A dire prediction by the Federal Reserve Bank of Cleveland for the first quarter of 2022

Gold pricing recovered today after trading to a low yesterday of approximately $1886.90. That price point corresponds to critically Fibonacci retracement level of 61.8%. The data set used to create the Fibonacci retracement series begins at the end of January when gold was trading at $1779.10 and concludes at the most recent high which occurred on March 8, when gold traded to $2078, just $10 below the record high. The rally from the end of January to the first week of March resulted in gold gaining roughly $300.

The fact that gold was able to gain $300 in light of an extremely aggressive Federal Reserve who is likely to combat the spiraling level of inflation.

Chairman Jerome Powell stated at the last press conference that the level of inflation necessitates an aggressive change in their current monetary policy on two fronts. First, they have committed to raising the Fed Funds rate at each of the six remaining FOMC meetings this year. Initially, it was believed that each rate hike would be ¼%. However, recent data suggests that inflationary pressures continue to spiral at a faster pace than anticipated, with no signs that inflation is going to abate anytime soon.

Today the FedWatch tool is indicating that the probability of a ½% rate hike has gone down slightly to 66.6%, with the probability of a ¼% rate hike now at 33.4%. However, that could all change tomorrow when the government releases the most recent PCE inflationary index for February.

Currently, the Federal Reserve Bank of Cleveland has released its estimates and forecasts for both the PCE and CPI index. Their forecast indicates an increase in the PCE of 0.62% year-over-year. They also have made a prediction on the CPI index for March, which will be released next month. Their forecast is based upon data from the Bureau of Labor Statistics, Bureau of Economic Analysis, Energy Information Administration, Financial Times, and Haver Analytics. Based on their analysis they are forecasting that the CPI index for March will come in at 8.41% year-over-year and that the March PCE will increase by 0.75% year-over-year. However, the most alarming prediction is for the inflation level for the first quarter of 2022, which they estimate will indicate the rate of inflation will come in at 9.01% when compared to the first quarter of 2021.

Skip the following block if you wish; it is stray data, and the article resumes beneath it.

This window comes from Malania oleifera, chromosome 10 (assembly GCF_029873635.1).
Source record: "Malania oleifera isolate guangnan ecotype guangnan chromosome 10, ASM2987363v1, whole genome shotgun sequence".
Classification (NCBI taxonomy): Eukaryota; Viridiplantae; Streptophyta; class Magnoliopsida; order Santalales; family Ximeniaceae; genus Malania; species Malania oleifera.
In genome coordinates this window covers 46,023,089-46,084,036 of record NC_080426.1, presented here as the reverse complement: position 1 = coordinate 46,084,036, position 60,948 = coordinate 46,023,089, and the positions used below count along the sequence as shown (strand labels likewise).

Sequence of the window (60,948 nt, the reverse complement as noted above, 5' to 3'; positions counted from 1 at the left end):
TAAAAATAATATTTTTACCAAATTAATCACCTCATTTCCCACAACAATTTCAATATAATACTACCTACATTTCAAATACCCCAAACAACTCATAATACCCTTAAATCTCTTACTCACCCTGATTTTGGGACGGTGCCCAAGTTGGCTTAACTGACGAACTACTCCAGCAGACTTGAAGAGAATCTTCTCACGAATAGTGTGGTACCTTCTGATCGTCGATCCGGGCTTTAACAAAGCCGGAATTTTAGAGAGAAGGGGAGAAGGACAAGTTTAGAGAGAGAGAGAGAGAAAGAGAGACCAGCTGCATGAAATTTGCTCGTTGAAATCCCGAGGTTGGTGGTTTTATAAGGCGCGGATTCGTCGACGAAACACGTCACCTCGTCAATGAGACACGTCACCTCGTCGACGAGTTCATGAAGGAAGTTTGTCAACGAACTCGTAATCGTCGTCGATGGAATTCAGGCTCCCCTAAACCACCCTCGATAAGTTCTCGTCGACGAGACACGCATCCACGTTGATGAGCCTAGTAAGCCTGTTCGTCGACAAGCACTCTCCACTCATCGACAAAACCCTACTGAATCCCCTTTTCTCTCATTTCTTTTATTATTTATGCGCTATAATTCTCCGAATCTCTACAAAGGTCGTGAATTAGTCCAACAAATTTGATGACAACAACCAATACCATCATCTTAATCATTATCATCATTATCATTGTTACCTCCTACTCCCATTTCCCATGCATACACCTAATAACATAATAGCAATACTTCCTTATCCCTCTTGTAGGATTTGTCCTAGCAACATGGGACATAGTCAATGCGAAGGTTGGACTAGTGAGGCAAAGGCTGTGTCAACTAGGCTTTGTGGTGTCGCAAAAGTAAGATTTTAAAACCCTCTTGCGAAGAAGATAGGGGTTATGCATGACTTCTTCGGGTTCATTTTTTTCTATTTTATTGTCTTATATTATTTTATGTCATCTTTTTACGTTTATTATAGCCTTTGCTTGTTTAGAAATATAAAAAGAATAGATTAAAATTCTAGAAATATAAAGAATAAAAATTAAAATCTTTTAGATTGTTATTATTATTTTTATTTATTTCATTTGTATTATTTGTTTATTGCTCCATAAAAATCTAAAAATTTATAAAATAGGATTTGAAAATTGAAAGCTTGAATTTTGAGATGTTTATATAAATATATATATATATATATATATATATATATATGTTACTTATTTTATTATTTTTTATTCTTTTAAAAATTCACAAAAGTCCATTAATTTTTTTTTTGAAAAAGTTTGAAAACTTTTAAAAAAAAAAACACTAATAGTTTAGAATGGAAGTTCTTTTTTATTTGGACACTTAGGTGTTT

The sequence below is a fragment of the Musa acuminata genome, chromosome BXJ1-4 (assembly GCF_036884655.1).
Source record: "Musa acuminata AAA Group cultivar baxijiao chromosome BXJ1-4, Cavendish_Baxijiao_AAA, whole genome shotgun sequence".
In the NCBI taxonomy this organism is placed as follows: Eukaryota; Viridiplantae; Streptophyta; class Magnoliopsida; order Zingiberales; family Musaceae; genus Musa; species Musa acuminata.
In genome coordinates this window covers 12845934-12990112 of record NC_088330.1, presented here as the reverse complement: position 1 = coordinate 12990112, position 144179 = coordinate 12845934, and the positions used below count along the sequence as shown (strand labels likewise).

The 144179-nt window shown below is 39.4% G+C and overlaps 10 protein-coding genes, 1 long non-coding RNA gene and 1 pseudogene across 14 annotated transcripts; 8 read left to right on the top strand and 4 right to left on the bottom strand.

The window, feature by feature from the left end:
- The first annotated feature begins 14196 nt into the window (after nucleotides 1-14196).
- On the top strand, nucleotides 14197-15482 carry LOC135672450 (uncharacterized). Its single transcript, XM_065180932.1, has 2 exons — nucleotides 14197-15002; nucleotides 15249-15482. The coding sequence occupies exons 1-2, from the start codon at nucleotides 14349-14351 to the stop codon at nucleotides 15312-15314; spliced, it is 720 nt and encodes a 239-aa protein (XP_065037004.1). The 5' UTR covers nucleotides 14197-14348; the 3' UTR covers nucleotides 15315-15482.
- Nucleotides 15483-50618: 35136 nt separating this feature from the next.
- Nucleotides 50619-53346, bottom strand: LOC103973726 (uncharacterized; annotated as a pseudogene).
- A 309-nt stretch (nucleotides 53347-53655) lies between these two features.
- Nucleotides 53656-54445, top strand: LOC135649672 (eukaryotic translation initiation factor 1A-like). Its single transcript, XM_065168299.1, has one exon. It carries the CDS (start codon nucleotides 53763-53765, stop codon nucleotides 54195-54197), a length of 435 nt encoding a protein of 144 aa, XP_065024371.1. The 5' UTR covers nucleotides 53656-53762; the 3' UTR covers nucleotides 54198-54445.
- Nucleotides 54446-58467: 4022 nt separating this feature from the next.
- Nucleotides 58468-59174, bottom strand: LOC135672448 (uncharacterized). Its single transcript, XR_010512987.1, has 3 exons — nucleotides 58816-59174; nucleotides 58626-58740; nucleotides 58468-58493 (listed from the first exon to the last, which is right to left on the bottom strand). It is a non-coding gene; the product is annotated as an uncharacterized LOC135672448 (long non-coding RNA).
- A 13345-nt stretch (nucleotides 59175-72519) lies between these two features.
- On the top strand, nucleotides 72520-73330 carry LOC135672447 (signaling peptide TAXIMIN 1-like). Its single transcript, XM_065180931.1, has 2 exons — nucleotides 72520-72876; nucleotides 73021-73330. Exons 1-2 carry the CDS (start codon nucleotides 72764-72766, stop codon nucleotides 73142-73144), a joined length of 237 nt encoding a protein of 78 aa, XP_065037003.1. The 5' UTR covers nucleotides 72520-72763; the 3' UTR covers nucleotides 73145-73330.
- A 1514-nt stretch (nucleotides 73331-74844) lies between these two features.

The Federal Reserve is battling a level of inflation that for the most part is uncontrollable. The war in Ukraine has severely diminished the ability of Russia and Ukraine to produce and export grains to the European Union, which most certainly will raise the cost of food. Russia supplies a large percentage of energy products to the European Union, which will also be greatly diminished continuing to pressure crude oil, gasoline, and natural gas at higher prices. Crude oil continues to remain firmly above $100 a barrel, with the most active crude lite futures contract today up 3.04% at $107.41 per barrel. As long as the supply of energy and food costs continues to diminish costs will most certainly increase. This can only lead to greater inflationary pressures.

The highest level of inflation in recent history occurred between 1979 and 1981. During these years inflation levels were at double digits with 1980 having the highest inflation level in recent history at 13.58%. If the forecasts by the Federal Reserve bank of Cleveland are correct and inflation for the first quarter of 2022 is above 9%, that would be the highest level of inflation in 43 years.

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Wishing you as always good trading,

Disclaimer: The views expressed in this article are those of the author and may not reflect those of Kitco Metals Inc. The author has made every effort to ensure accuracy of information provided; however, neither Kitco Metals Inc. nor the author can guarantee such accuracy. This article is strictly for informational purposes only. It is not a solicitation to make any exchange in commodities, securities or other financial instruments. Kitco Metals Inc. and the author of this article do not accept culpability for losses and/or damages arising from the use of this publication.

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